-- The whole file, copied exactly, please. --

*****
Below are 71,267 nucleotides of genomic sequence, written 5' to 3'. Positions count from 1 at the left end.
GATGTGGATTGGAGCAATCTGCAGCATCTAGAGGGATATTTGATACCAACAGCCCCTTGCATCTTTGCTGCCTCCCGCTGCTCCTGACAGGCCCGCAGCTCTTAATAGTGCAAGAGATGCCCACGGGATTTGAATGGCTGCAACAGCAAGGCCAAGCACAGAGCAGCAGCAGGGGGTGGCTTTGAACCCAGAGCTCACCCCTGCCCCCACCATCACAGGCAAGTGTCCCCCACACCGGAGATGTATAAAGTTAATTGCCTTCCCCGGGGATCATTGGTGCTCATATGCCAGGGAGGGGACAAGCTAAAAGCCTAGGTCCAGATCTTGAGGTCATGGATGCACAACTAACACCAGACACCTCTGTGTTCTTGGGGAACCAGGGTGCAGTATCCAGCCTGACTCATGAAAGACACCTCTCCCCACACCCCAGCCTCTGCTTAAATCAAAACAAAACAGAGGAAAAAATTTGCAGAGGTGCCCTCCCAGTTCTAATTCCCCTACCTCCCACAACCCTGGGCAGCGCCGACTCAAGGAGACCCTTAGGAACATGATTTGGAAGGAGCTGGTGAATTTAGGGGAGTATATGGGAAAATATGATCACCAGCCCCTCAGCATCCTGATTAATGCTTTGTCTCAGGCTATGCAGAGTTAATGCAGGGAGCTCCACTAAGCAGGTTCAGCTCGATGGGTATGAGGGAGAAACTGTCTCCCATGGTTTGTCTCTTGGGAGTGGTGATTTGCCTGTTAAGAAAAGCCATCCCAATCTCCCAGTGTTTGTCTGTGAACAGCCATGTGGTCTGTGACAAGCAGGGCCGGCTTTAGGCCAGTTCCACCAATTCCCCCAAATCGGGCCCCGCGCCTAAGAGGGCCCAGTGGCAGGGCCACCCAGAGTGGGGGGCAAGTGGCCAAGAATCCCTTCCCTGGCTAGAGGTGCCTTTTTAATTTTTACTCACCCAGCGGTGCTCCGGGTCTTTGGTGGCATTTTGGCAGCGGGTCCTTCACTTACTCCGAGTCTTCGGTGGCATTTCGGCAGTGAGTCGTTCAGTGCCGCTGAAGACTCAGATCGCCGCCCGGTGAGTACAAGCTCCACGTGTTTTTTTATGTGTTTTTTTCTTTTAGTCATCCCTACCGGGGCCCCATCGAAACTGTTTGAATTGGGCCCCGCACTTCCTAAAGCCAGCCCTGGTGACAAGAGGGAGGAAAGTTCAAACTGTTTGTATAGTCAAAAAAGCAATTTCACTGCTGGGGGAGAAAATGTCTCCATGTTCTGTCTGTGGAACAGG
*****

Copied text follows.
Below are 71,267 nucleotides of genomic sequence, written 5' to 3'. Positions count from 1 at the left end.
GATGTGGATTGGAGCAATCTGCAGCATCTAGAGGGATATTTGATACCAACAGCCCCTTGCATCTTTGCTGCCTCCCGCTGCTCCTGACAGGCCCGCAGCTCTTAATAGTGCAAGAGATGCCCACGGGATTTGAATGGCTGCAACAGCAAGGCCAAGCACAGAGCAGCAGCAGGGGGTGGCTTTGAACCCAGAGCTCACCCCTGCCCCCACCATCACAGGCAAGTGTCCCCCACACCGGAGATGTATAAAGTTAATTGCCTTCCCCGGGGATCATTGGTGCTCATATGCCAGGGAGGGGACAAGCTAAAAGCCTAGGTCCAGATCTTGAGGTCATGGATGCACAACTAACACCAGACACCTCTGTGTTCTTGGGGAACCAGGGTGCAGTATCCAGCCTGACTCATGAAAGACACCTCTCCCCACACCCCAGCCTCTGCTTAAATCAAAACAAAACAGAGGAAAAAATTTGCAGAGGTGCCCTCCCAGTTCTAATTCCCCTACCTCCCACAACCCTGGGCAGCGCCGACTCAAGGAGACCCTTAGGAACATGATTTGGAAGGAGCTGGTGAATTTAGGGGAGTATATGGGAAAATATGATCACCAGCCCCTCAGCATCCTGATTAATGCTTTGTCTCAGGCTATGCAGAGTTAATGCAGGGAGCTCCACTAAGCAGGTTCAGCTCGATGGGTATGAGGGAGAAACTGTCTCCCATGGTTTGTCTCTTGGGAGTGGTGATTTGCCTGTTAAGAAAAGCCATCCCAATCTCCCAGTGTTTGTCTGTGAACAGCCATGTGGTCTGTGACAAGCAGGGCCGGCTTTAGGCCAGTTCCACCAATTCCCCCAAATCGGGCCCCGCGCCTAAGAGGGCCCAGTGGCAGGGCCACCCAGAGTGGGGGGCAAGTGGCCAAGAATCCCTTCCCTGGCTAGAGGTGCCTTTTTAATTTTTACTCACCCAGCGGTGCTCCGGGTCTTTGGTGGCATTTTGGCAGCGGGTCCTTCACTTACTCCGAGTCTTCGGTGGCATTTCGGCAGTGAGTCGTTCAGTGCCGCTGAAGACTCAGATCGCCGCCCGGTGAGTACAAGCTCCACGTGTTTTTTTATGTGTTTTTTTCTTTTAGTCATCCCTACCGGGGCCCCATCGAAACTGTTTGAATTGGGCCCCGCACTTCCTAAAGCCAGCCCTGGTGACAAGAGGGAGGAAAGTTCAAACTGTTTGTATAGTCAAAAAAGCAATTTCACTGCTGGGGGAGAAAATGTCTCCATGTTCTGTCTGTGGAACAGG